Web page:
Common Name: Sowbug
Scientific Name: Various
These land-dwelling crustaceans are arthropods but not insects. They are worldwide in distribution. In the United States, the 2 most common species are Porcellio laevis Koch and P. scaber (Latreille), both in the family Porcellionidae and of worldwide distribution.
Adults up to about 5/8″ (16 mm) long, convex above but flat or hollow beneath. Color dark to slate gray. Typical of crustaceans, sowbugs with 7 pairs of similar legs; 2 pairs of antennae, 1 tiny, the other readily visible; body dorsoventrally flattened (top to bottom). With 2 prominent taillike appendages (uropoda) which project out from body on posterior or rear end. Capable of rolling up into only a very loose ball when disturbed.
(1) Pillbugs (order Isopoda) with uropoda (taillike appendages) short and rounded, usually not visible from above, can roll into tight ball.
(2) Centipedes (class Chilopoda) with 15 or more pairs of legs.
The eggs are deposited and hatch within the brood pouch or marsupium on the underneath side of the body. It usually takes about 45 days for the eggs to develop, hatch, and the young sowbugs to emerge from the pouch. The number of young per brood averages about 24 (range to 88) and there are 1-3 broods per year, usually 2. Young sowbugs molt every 1-2 weeks and reach adulthood in about 20 weeks.
Adults may live about 2 years. Sowbugs are confined to areas of high moisture because they lack both a closing device for their respiratory system and an outer waxy layer on their exoskeleton to prevent excessive water loss. Their nocturnal habit helps to reduce water loss.
Because water loss is such a problem, sowbugs are inactive during the day and remain hidden under objects to reduce moisture loss. During the day, they can be found around buildings in such places as under trash, boards, rocks, flower pots, piles of grass clippings, flower-bed mulches, and other decaying vegetation. They occasionally enter buildings via door thresholds, especially homes with sliding glass doors on the ground level.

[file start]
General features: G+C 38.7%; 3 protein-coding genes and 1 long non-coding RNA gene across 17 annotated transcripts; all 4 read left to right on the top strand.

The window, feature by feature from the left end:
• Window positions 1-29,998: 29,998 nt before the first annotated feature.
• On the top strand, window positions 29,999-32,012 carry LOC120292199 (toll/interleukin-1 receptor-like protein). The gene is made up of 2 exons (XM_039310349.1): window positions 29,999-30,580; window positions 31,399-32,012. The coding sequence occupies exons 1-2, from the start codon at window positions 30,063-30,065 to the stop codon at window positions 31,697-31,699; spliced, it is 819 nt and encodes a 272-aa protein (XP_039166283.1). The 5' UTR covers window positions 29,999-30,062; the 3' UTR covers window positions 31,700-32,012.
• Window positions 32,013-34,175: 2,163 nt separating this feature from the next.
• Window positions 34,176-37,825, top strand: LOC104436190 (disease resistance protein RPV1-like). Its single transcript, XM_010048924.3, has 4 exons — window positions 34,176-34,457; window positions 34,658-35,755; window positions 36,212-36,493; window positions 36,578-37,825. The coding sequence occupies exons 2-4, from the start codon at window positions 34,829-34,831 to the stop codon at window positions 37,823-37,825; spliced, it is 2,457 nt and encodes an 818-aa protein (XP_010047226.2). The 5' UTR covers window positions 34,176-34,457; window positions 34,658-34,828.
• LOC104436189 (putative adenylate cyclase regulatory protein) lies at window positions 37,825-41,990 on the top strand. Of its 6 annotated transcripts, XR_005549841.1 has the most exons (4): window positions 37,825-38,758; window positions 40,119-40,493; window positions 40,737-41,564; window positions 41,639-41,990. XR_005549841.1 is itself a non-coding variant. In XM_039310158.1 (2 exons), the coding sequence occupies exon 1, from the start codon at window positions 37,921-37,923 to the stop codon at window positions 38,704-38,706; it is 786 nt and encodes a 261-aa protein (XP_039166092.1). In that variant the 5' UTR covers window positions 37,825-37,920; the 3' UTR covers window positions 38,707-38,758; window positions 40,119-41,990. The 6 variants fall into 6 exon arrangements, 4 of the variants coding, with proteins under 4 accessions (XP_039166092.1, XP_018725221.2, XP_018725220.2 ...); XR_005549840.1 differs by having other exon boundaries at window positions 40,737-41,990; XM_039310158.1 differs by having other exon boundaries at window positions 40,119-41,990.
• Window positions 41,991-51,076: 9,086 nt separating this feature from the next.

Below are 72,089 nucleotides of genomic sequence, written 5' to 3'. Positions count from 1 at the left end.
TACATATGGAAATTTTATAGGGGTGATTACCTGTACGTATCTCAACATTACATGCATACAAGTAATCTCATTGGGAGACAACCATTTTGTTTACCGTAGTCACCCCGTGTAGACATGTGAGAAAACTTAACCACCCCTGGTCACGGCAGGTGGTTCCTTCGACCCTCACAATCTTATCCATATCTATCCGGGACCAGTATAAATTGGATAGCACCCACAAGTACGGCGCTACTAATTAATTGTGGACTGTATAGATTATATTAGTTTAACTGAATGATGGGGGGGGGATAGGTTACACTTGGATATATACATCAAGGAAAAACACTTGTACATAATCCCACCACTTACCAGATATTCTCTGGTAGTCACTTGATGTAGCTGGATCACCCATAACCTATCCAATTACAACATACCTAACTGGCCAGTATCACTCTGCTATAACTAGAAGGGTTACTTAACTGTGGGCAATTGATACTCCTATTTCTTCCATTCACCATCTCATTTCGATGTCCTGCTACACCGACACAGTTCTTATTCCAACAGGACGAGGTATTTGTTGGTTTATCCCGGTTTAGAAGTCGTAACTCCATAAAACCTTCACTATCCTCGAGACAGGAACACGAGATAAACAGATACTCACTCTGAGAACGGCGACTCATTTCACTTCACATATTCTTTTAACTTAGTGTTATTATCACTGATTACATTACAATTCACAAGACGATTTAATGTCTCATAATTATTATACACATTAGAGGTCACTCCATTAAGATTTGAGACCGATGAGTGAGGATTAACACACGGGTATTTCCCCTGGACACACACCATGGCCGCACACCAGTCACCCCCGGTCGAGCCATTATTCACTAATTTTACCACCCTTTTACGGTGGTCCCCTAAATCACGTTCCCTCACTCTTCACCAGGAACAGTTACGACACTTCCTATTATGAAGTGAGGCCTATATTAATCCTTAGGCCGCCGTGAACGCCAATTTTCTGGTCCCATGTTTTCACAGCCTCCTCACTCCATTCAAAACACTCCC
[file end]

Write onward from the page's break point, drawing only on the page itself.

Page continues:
Indoor invasion typically means that there is a large population immediately outside the building. Usually they do not survive indoors for more than a couple of days unless there are moist conditions and a supply of food present. Sowbugs are scavengers and feed on decaying organic matter, usually plant material. They cause no damage and are considered a nuisance pest indoors. Outdoors, they occasionally injure young plants.
The key to controlling sowbugs is to reduce or eliminate the moist areas which make their survival possible. For example, remove piles of grass clippings and leaves, store boxes, lumber, firewood, and flower pots off the ground, and provide adequate ventilation in crawl spaces. Indoors, they can be removed with a vacuum.
Application of appropriately labeled residuals can be made to building foundation walls, perimeter flower and/or ornamental planting beds, unfinished basements, and crawl spaces. Wettable powder and micro encapsulated formulations are best, but dusts are also good in drier crawl spaces.